Preston officials embrace once-dreaded trash-burning plant

Preston - It would have been unthinkable 20 years ago for the town's top elected officials to make the statements uttered last week by First Selectman Robert Congdon and fellow members of the Board of Selectmen.

"It is in Preston's best interest to keep this plant in operation," Congdon said of the regional trash incinerator on Route 12, on the banks of the Thames River.

"Covanta has been a great neighbor," he later added.

When the Southeastern Connecticut Regional Resources Recovery Authority chose the Preston location for the garbage incinerator in the 1980s, the town responded with a loud outcry expressing fears of environmental and health hazards and convoys of garbage trucks spewing both diesel fumes and litter. Lawsuits ultimately failed, and in 1992 Preston reached a host town agreement with the authority.

Congdon took office 18 years ago amid continued complaints from residents about the noise, smell and contamination. He set up meetings with then-plant operator American Ref-Fuel. A citizens' committee was formed, and plant operators addressed the concerns, he said. Complaints slowly went away.

Now, as the contract between SCRRRA and Covanta nears expiration, Preston wants to encourage the parties to negotiate a new deal with a sense of urgency. The Board of Selectmen last week endorsed Selectman Lynwood Crary's motion to ask the Southeastern Connecticut Council of Governments to request an update from SCRRRA on the contract negotiations.

Preston's desire for a speedy resolution to the contract talks stems from its own separate need to negotiate a new host town agreement with the plant operator. If a new contract is negotiated between Covanta and SCRRRA, Covanta would own the plant, rather than the authority.

Preston started negotiations with Covanta officials for a new host town agreement, but can't progress without knowing whether the authority and Covanta will reach a deal.

Preston now receives annual payments in lieu of taxes from SCRRRA. The town is receiving $825,022 this year and $866,272 next fiscal year. Preston also is allowed to dispose of 1,000 tons of garbage per year at no cost. The town pays the regular $58 per ton tipping fee for the other approximately 1,000 tons the town generates per year, Congdon said.

As a SCRRRA member town, Preston also gets to use the authority's large brush-chipping machine, a Freon removal program for junked refrigerators and household hazardous waste collections.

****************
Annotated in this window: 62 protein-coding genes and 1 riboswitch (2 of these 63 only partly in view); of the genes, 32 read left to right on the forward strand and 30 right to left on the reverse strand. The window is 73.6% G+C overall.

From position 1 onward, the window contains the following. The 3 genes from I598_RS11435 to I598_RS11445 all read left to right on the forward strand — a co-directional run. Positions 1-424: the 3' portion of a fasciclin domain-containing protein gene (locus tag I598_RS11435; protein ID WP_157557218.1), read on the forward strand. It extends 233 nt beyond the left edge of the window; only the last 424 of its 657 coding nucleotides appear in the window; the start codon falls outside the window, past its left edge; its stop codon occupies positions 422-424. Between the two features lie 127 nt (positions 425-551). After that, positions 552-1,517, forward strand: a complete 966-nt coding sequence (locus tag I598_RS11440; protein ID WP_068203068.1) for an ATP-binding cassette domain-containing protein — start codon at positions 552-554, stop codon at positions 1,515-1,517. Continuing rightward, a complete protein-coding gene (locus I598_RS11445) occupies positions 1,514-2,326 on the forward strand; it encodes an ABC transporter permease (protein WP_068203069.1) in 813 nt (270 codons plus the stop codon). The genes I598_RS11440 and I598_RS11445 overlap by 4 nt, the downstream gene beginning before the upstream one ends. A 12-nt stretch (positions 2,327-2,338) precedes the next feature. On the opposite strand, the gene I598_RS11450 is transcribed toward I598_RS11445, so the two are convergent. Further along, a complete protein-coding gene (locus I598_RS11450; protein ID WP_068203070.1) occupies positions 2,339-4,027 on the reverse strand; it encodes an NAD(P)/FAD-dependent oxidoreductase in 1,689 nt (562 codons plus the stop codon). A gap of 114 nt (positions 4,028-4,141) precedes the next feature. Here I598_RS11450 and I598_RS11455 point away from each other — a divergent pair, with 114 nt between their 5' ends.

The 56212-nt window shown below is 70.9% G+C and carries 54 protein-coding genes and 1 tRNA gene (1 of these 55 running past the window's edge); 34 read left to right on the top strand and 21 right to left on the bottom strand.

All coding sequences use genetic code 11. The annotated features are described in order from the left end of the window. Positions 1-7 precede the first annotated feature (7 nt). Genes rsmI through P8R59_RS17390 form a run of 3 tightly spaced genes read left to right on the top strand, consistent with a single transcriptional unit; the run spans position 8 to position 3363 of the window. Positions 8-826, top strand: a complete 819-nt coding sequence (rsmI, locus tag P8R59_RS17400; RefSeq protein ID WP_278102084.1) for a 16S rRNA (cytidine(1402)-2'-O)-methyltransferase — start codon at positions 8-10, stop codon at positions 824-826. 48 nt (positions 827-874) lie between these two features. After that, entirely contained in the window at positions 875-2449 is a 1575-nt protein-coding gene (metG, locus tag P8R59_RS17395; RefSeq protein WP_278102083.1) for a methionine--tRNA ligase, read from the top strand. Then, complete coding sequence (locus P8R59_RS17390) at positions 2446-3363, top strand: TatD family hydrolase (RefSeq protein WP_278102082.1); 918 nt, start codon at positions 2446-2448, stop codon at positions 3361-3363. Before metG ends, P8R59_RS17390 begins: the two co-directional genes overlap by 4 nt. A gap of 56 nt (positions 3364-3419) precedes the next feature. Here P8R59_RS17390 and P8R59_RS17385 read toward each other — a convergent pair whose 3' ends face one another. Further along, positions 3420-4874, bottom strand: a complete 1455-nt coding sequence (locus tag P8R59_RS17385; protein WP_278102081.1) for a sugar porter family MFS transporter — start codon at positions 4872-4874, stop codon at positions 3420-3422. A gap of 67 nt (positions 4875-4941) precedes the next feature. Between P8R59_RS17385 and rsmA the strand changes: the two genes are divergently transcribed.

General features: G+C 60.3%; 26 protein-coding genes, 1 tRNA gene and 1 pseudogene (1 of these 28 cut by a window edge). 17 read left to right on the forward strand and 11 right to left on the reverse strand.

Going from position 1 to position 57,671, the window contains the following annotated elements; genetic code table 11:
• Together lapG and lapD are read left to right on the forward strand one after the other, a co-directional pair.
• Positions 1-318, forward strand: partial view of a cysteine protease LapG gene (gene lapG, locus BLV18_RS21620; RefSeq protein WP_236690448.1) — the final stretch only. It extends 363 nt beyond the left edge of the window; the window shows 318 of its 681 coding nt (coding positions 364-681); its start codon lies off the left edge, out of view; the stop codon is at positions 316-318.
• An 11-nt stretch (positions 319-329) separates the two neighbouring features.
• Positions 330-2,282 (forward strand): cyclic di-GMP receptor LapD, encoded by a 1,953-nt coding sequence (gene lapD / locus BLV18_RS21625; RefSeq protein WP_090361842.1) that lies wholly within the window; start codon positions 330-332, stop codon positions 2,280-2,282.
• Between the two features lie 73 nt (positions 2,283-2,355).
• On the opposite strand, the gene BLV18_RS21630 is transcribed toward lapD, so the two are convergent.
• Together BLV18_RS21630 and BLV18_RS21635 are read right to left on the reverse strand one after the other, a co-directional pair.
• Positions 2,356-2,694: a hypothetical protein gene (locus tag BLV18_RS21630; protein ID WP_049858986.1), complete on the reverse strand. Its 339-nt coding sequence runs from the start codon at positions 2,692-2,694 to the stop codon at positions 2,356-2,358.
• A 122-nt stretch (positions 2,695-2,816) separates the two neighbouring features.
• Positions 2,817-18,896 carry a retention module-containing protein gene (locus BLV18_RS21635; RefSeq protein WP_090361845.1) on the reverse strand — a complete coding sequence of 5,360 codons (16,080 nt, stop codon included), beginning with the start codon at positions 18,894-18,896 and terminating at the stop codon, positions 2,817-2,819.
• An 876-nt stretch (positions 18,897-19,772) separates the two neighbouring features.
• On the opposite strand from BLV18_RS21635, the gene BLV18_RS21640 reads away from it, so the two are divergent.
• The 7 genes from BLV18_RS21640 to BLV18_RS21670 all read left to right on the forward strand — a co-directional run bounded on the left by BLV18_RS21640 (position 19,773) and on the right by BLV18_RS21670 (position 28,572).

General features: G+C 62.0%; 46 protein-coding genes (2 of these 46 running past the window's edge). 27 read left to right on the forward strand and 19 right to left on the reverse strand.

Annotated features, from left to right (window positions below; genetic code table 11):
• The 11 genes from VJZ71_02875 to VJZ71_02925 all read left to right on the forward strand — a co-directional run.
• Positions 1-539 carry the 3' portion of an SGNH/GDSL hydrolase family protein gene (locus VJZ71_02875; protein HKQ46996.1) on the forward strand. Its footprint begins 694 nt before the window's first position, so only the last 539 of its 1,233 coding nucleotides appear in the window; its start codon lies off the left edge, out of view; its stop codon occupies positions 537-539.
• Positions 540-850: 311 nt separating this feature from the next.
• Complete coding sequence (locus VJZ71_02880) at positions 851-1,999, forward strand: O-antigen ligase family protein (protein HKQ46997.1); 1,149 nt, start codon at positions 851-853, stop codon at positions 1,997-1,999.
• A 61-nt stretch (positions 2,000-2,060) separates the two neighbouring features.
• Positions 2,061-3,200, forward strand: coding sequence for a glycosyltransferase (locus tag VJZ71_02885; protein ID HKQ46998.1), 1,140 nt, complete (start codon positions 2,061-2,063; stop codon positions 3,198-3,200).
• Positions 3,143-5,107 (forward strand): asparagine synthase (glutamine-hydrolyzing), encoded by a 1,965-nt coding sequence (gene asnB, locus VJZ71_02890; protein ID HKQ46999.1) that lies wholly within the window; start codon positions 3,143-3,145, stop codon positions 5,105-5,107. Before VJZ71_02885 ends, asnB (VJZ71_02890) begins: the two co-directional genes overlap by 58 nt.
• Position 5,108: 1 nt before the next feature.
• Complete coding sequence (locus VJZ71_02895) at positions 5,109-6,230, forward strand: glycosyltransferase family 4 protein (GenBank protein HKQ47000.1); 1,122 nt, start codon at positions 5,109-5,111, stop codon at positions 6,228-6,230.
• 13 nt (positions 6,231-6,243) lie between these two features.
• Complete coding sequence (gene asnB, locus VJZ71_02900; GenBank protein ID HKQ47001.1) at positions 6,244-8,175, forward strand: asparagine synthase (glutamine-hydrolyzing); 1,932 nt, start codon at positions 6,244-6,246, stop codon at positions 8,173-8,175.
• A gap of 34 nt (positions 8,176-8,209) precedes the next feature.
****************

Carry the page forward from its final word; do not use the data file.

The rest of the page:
The contract between SCRRRA and Covanta was set to expire in February 2015, but SCRRRA already has exercised its two-year extension to 2017, said authority Chairman John Phetteplace, who is also Stonington's public works director. Collectively, the authority last year sent 135,000 tons of garbage to the plant, and Covanta brought in outside waste to operate at the plant's 250,000-ton capacity.

Phetteplace disagreed with Preston's call for urgency and also didn't feel the need to involve the Council of Governments.

SCRRRA has 12 member towns, including Preston, and representatives who attend monthly authority meetings hear regular reports on the progress of the negotiations. Congdon is Preston's representative and hasn't attended meetings in many months, Phetteplace said.

"We have sent notification to Covanta that we are interested in pursuing an agreement," Phetteplace said. "We have met all the contractual obligations going forward. All the communities have signed the extended service period that has already been acted on to 2017, and that we would be interested in a renewal. And they (Covanta) sent one back saying they want to continue."

Phetteplace said he is comfortable with the progress of negotiations to date. He declined to discuss alternatives if talks with Covanta break down.

Covanta vice president for strategic services Steve Diaz could not be reached for comment.

Congdon said 2017 is not far away when it comes to negotiating a long-term deal. He said the issue is of wide regional importance, and a report to Council of Governments would allow leaders from all southeastern Connecticut towns to be updated on the future of the incinerator.

Congdon said alternative scenarios Preston would not want to see include converting the incinerator property into a transfer station and trucking the region's waste elsewhere or seeing Covanta sell the plant to another operator.

"Preston has a vested interest in this plant staying in operation," Congdon said.

c.bessette@theday.com

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